It’s been an eventful weekend.
We were out with our very lovely American friends, Martin and Rebecca Cate, on Friday evening (I say “us” because we even managed to find a babysitter so the Lovely Melanie and I were out together!) Martin owns the 17th best bar in the world (according to the Sunday Times) so we just had to go for cocktails at Red Bar (where the bartender was a tiny bit starstruck by meeting Martin, I think), and then eat superb Chinese food at Bam-Bou.
You won’t hear me complaining about any of those things. Thanks, Martin and Rebecca! 🙂
Saturday…well, we had plans, but they kind of went out the window when Amber Grace Carter stuck a bead in her ear.
It was just before lunch: she and Millie were making bracelets with beads, when Amber suddenly said, “Look! I’ve put one in my ear!” and smiled proudly.
Have you ever watched someone realise they’ve made a terrible mistake? Seen their face go from happiness, through realisation, to panic?
It’s quite amazing to watch. Amber’s face went through those expressions over the course of five seconds, whereupon she burst into tears, followed shortly after by her mother; Millie didn’t cry but retreated upstairs, finding it all a bit too much to cope with.
As the unflappably practical man of the house, I rolled my eyes and went to look up “Removing bead from ear” on the internet.
We tried tweezers: it wasn’t deep in Amber’s ear so we thought this would work. Unfortunately, the bead pinged out of the tweezers deeper into the ear.
So we tried washing it out: I remembered a squeezy tomato ketchup bottle recently consigned to the recycling box, so we retrieved that, filled it with warm water and squirted it into Amber’s ear.
Amber was still very upset, and when we mentioned going to hospital she burst into tears all over again, the poor thing.
“What if they can’t get it out?” she sobbed.
I gave her a hug and explained that the hospital will definitely be able to get it out. No question (all the while wondering – well, exactly how do they remove a bead from deep in the ear??)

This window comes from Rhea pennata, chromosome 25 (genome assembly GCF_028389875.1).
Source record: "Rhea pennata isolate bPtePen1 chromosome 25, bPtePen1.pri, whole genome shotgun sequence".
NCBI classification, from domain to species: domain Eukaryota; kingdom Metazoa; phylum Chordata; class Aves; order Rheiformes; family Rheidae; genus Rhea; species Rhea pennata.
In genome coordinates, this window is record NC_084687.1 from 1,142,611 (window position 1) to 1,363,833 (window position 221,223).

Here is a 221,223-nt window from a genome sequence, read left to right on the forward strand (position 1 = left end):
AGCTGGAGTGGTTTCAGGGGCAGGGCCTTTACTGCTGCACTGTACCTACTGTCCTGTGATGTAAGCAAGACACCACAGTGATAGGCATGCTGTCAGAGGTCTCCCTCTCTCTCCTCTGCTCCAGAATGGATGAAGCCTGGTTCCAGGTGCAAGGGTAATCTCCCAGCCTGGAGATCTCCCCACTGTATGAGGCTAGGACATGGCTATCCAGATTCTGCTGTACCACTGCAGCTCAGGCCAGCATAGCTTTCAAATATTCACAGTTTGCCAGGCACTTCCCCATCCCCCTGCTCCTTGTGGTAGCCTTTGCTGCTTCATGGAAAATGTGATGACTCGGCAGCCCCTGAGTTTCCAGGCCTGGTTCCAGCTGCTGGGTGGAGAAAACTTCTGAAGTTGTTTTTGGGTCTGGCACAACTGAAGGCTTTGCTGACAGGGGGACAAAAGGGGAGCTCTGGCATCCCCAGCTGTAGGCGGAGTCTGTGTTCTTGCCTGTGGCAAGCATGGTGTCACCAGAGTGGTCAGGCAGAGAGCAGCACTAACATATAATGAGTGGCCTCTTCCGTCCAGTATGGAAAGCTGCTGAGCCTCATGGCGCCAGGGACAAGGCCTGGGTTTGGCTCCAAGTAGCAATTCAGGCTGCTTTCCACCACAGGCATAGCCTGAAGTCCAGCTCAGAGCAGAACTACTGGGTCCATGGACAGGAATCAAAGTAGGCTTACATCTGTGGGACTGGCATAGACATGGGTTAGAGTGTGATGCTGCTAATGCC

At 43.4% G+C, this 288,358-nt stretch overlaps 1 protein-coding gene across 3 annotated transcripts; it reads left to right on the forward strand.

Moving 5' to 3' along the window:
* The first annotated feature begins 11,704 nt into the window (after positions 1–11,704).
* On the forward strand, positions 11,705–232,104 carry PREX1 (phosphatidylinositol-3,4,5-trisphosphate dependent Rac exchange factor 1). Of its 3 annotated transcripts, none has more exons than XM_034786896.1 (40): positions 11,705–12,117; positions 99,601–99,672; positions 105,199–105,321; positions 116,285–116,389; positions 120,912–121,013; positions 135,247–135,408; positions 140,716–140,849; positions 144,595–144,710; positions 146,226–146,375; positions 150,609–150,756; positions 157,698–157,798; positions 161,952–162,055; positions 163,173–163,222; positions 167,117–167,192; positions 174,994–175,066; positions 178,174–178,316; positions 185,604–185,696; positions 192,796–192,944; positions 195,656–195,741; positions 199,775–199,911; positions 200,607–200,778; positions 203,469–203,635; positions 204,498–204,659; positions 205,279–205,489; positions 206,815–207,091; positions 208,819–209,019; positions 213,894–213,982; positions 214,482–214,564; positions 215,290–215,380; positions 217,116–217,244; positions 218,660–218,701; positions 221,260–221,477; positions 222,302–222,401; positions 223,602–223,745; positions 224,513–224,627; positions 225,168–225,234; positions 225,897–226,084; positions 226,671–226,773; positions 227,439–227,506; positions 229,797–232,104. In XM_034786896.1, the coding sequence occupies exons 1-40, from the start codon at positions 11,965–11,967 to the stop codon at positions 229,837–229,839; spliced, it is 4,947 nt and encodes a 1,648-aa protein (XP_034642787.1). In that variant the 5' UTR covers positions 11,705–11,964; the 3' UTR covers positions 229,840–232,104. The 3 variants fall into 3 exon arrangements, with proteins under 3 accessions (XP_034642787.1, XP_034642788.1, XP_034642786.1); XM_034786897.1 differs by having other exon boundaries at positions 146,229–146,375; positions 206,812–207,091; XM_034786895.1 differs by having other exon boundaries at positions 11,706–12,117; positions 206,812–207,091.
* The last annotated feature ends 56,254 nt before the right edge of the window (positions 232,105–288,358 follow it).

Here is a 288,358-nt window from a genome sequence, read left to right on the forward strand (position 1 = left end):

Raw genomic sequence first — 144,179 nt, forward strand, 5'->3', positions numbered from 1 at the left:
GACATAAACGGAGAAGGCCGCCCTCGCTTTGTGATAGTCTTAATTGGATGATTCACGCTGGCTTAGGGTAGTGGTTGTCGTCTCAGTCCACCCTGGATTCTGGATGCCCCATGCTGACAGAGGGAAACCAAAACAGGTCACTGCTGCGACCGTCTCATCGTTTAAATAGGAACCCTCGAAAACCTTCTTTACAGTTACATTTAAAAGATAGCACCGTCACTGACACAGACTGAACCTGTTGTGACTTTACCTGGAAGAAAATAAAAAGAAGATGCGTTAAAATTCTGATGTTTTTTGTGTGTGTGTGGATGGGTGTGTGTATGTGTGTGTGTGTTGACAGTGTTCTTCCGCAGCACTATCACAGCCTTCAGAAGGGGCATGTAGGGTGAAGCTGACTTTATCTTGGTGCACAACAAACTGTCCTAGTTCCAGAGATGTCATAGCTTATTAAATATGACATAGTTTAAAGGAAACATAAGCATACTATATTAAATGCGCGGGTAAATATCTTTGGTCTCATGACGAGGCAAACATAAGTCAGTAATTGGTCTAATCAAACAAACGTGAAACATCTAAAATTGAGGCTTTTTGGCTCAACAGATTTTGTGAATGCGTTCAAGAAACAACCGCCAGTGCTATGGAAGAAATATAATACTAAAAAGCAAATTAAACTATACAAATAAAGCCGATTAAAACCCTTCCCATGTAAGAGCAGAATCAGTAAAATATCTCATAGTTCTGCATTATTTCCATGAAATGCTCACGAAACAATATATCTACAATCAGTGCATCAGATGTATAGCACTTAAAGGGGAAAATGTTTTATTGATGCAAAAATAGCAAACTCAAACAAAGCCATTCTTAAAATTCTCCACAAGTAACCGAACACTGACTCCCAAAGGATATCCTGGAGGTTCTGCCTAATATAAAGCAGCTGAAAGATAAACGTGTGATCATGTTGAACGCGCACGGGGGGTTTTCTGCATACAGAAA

We all piled into a taxi towards Queen Elizabeth Hospital in
nearby Greenwich, stopping only drag Millie out of the taxi when she was almost sick on the way – she went very very pale. Jeez, I was thinking, what next???
The usual huge respect to the NHS – we were booked in, seen by a nurse, and the bead removed by a friendly doctor, all within an hour.
God, I love the NHS! 🙂
That afternoon, as an antidote to all the excitement, I cleaned, tidied and streamlined the layout of our kitchen. We now have lots more room for kitchen food and other stuff; everything is neat, efficient and orderly.
Admittedly, we keep looking in the wrong cupboard for cups and bowls, but that’ll pass. Eventually.
But today’s big news, of course, is the arrival of Cool, Queen and Sergeant Rock, our new chickens!
Barn hens will have had a marginally better life than their battery cousins, but still never seen daylight; they also don’t get to move about, as we could immediately tell from the state of our hens’ feet – they were oddly twisted and the hens were a bit unsteady when walking about. They are, however, definitely bigger and heavier than battery hens, less smelly and generally have more (but not all) of their feathers.
The Lovely Melanie and Amber were both at a birthday party this afternoon, so Millie and I went to collect the hens. Millie was terribly excited and fascinated by the whole business; Amber, as soon as she got home from her party, went running into the garden to see the new arrivals and demanded to know which was her hen – Queen.
“It’s the one who won’t stop talking and has already gotten stuck behind the shed once,” we told her, “She’s a lot like you!”
Millie’s hen, Cool, was the first to realise that the large bowl of porridge we put down for them – all soft, steaming and smelling delicious – was food, after walking straight past it ten times!
But it was my hen, Sergeant Rock, who first dared to venture inside the chicken coop.
They’re all currently settling on the ground for the night, not having discovered the large ramp leading up to the box filled with luxurious hay and protected from the elements.
Stupid chickens. 😛
The good news is, we’ve already had
two three eggs from them.
The bad news? We’ve already had to chase Mr bloody Foxy out of the garden. Twice!
I’ve been making sure the girls double-check all the coop doors are shut and locked. We really don’t want a repeat of last time.